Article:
NEWS: NIAB chief urges next Government to prioritise implementing rules for precision breeding in agriculture

17 Jun 2024
A leading UK scientist has called on the next Government to prioritise the introduction of detailed rules which are still needed to implement the provisions of last year’s Genetic Technology (Precision Breeding) Act, and so accelerate the development of crop varieties with increased yields, improved climate resilience and reduced environmental footprint.

Speaking at a Westminster Forum event today (17 June) entitled ‘Next steps for gene edited foods in England’, NIAB chief executive Professor Mario Caccamo explained that, after 10 months’ scrutiny and debate, both Houses of Parliament had approved the Precision Breeding Act in March 2023, providing the legal framework for a faster and more streamlined process to regulate the use of precision breeding techniques such as CRISPR gene editing in agriculture.

This mirrored the approach taken by progressive and well-respected regulatory authorities around the world – including Australia, Canada, Japan, Argentina, USA and Brazil – whose regulations reflect the overwhelming scientific consensus that precision bred products pose no greater risks to human or animal health or the environment than their conventionally bred counterparts, he said.       

But Professor Caccamo said it was ‘hugely disappointing’ that the outgoing UK administration had not been able to complete the implementation of its flagship legislation, and warned that, without the secondary legislation needed to implement its provisions, the Act remains an empty shell and serves no functional purpose.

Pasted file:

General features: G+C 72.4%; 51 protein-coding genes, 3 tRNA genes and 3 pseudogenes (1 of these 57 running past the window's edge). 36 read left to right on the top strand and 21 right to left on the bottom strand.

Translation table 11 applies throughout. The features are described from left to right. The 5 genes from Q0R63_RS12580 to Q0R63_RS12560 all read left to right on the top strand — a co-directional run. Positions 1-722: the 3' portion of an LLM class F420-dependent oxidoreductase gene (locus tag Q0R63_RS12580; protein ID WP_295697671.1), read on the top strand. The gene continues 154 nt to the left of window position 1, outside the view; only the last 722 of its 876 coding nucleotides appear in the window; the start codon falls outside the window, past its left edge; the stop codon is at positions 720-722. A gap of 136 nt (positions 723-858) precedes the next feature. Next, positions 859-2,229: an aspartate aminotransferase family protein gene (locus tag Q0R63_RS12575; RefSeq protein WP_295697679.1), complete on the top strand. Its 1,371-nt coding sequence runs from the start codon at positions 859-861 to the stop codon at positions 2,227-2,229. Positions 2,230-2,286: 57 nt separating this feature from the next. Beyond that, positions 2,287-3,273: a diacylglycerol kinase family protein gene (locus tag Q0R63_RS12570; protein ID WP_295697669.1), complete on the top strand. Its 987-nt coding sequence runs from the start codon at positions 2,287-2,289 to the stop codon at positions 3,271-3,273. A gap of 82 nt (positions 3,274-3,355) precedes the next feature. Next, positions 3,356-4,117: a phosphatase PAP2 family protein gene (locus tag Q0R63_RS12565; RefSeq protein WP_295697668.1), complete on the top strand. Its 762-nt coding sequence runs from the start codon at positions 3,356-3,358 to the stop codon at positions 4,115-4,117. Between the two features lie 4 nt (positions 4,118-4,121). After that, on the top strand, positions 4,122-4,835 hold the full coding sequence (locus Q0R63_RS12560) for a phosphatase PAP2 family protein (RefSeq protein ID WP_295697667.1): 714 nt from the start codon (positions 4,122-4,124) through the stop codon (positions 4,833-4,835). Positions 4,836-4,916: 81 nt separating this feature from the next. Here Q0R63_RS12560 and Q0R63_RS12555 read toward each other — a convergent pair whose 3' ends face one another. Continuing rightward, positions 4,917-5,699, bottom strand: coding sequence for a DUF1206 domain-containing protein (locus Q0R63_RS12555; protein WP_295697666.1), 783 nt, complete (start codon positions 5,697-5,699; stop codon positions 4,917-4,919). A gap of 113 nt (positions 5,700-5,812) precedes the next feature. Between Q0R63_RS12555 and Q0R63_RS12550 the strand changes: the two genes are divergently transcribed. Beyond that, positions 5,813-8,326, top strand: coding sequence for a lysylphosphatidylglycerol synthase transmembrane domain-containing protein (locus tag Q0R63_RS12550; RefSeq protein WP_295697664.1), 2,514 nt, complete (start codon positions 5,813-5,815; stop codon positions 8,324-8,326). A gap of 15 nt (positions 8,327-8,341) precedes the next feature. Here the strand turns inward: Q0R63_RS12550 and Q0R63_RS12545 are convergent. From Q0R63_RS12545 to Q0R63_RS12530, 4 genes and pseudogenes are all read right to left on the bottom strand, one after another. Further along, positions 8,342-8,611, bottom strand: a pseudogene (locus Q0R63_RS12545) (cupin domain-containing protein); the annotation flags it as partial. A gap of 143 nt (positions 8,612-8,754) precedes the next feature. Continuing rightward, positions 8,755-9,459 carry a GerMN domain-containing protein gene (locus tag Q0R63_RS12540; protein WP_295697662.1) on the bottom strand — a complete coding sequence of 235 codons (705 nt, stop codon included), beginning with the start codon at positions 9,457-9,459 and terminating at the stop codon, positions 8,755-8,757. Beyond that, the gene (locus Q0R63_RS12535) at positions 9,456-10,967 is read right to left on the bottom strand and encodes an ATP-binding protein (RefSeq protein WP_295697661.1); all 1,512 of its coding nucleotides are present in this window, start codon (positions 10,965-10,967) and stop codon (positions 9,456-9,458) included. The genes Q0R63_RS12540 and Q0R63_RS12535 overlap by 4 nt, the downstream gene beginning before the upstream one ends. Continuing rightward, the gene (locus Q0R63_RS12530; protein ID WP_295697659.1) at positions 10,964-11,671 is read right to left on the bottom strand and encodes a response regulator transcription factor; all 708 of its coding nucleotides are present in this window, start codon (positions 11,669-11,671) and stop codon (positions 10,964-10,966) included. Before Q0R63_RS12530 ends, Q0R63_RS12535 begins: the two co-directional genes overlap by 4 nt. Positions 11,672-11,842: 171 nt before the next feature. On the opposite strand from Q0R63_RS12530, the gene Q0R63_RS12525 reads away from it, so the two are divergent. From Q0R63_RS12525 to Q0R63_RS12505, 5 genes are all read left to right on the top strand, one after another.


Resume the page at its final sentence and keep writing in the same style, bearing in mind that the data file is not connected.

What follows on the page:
Professor Caccamo noted that Defra and FSA officials had worked hard to prepare the necessary implementing rules, which were notified in draft to the World Trade Organisation (WTO) in April, with an expectation that they would be introduced to Parliament in July. But he added that the ‘unexpected hiatus’ caused by the decision to call an early General Election must not be allowed to derail progress. 
“Investors and developers are queuing up to bring forward exciting innovations which will support more sustainable and productive farming systems, such as US food group JR Simplot Co, whose gene edited strawberries bear fruit for three times as long as their non-edited equivalents, producing up to five times as much fruit per plant. The berries also have a longer shelf-life, significantly reducing the potential for food waste. Or their CRISPR-edited baby new potatoes with bunched tuber architecture, concentrating the same amount of production on around a third of the land area previously required.

“But if these precision breeding innovations were brought forward today, the reality is that they would still be regulated as GMOs because the necessary implementing rules are not yet in place,” he said.

“It is therefore imperative, and a matter of priority, that the next administration brings forward the necessary secondary legislation at the earliest possible opportunity, paving the way for England to become a leader in sustainable crop innovation.

“These techniques can support faster access to genetic improvement, ensuring our farmers have the tools they need to be more climate resilient, to increase productivity while reducing inputs, while at the same time providing new solutions for safer, healthier eating, and reduced food waste.

“I would strongly encourage crop scientists, farmers, plant breeders, environmentalists and all those with an interest in freeing up the using of these exciting new technologies to make that point clearly and unequivocally to Ministers and their elected representatives in the next administration.

“The sooner the secondary legislation is in place, the sooner these innovations can be available on-farm, and delivering tangible benefits to producers, consumers and the environment,” concluded Professor Caccamo.